By NICK VILLALOBOS, Editor-in-Chief
Two weeks ago, we began looking at interpersonal communication by addressing the question, why study this form of communication and looked at how it will bring personal, social and professional success.
This week, we are going to dive into the basic elements for this form of communication.
Looking back at the book by Joseph Devito, ‘Foundations for Interpersonal Communication,’ he wrote the basic elements of interpersonal communication consists of the source-receiver, messages, channels, noise and context.
Beginning first with source-receiver, the source in interpersonal communication is the person formulating and sending the message on to the next person. For example, in a conversation between two friends, the person speaking is the one serving as the source.
Then on the flipside, the friend that is hearing the message is serving as the receiver. The receiver, in the words of ‘Foundations for Interpersonal Communication,’ the receiver is simply the person who receives and understands the message.
Also within the linked term, source-receiver, the source takes the role as an encoder, which means the person is taking the idea that they have thought up in their head and using sound waves, gestures, facial expressions or body movements to pass it on to the receiver.
Then the receiver acts as a decoder, which in laymen terms means they are breaking down each of the different cues being sent their way.
Next, with the messages, according to the book refers to the expression of thoughts and feelings being both sent and received by the source/receiver.
Not all messages sent between the two involve verbal actions. Instead there are those of the nonverbal form that can take place as well, such as positive or negative body language or facial gestures.
In face-to-face communication, it is important to note that every action given during the delivery of the message by either the source or receiver can be used as feedback for the message.
Moving next to the channels, these are the mediums by which the messaged is passed between the source and receiver. The book refers to the channel as the bridge between both people on either side of the message.
One channel in which a message can be transferred is through a human’s five senses; sight, taste, touch, smell, and hearing.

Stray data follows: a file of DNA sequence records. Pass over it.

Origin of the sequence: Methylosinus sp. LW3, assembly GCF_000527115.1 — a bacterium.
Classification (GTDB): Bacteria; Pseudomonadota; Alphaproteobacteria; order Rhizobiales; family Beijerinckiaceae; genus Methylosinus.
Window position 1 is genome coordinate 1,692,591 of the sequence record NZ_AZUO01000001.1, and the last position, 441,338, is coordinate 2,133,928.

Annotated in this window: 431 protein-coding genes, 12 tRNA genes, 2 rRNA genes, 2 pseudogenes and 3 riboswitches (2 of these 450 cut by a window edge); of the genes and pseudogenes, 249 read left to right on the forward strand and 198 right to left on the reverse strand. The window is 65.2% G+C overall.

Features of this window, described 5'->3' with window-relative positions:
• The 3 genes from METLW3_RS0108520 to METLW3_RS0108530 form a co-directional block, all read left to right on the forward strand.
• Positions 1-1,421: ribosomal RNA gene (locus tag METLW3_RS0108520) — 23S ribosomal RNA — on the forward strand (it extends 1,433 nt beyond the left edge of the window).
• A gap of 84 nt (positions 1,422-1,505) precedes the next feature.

Another channel is through the more physical forms, emails, phone calls, text messages, faxes, etc.
One example of a channel, is the Northwestern News. We utilize the newspaper as a means to get the message across to you our readers.
Next, the noise element of interpersonal communication refers to anything that interferes with the delivery of the message. This can either be external factors or internal.
External factors for this might include an air conditioner, phone ringing or busy cars on the street.
In addition, internal factors that could serve as noise might also be preconceived thoughts, or assumptions on what the source’s message is going to be before they even share it, a wandering mind or being closed-minded.
Other types of noise that can affect the delivery of the message include physiological noise, such as hearing or sight impairments, and sematic noise, which include language or dialect differences between the source and receiver.
The final element of interpersonal communication is context, which is an environment that influences the form and content of the communication.
In the simplest terms, the way in which the message is delivered by the source/receiver depends on the environment that he or she finds themselves in at the time. For example, if a sympathetic message is trying to be delivered at a funeral by the source, they should not try to put do so in a sarcastic manner. It should be in a quiet and calming manner.
Or, if the environment calls for a fierier means of delivery for the message, such as if it was in a debate between political candidates, the source should do so in a faster, but still clear way.